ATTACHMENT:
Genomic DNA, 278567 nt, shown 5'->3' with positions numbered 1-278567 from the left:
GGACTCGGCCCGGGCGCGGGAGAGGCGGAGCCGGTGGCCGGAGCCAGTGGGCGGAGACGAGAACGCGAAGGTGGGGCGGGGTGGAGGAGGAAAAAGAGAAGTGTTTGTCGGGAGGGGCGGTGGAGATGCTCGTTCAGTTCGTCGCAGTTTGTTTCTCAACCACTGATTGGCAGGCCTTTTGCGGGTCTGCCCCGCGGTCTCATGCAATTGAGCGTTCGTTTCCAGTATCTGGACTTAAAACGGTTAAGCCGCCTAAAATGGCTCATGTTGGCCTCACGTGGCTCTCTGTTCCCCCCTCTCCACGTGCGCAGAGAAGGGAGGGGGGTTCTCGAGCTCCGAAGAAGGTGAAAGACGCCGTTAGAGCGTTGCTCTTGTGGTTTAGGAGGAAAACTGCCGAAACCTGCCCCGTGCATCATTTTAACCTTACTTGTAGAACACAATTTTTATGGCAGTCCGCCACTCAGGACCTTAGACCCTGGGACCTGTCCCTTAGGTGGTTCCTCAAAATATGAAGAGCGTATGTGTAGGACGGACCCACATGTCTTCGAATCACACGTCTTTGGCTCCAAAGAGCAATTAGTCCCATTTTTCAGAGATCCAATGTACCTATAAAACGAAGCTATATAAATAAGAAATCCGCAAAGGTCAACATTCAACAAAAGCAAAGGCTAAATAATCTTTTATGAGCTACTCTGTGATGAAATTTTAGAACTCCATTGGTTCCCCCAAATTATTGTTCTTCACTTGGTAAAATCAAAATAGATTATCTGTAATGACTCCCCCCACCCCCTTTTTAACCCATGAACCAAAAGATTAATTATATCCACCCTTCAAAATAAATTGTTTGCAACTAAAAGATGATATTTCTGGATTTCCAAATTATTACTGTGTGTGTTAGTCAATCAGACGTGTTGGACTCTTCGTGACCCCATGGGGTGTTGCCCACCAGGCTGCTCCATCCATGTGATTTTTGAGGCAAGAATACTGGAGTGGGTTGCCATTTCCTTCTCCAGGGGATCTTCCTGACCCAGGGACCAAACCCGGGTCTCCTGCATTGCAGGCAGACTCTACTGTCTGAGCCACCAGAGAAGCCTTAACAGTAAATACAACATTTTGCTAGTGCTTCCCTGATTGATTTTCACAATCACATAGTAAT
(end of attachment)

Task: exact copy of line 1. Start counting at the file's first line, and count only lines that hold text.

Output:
Genomic DNA, 278567 nt, shown 5'->3' with positions numbered 1-278567 from the left: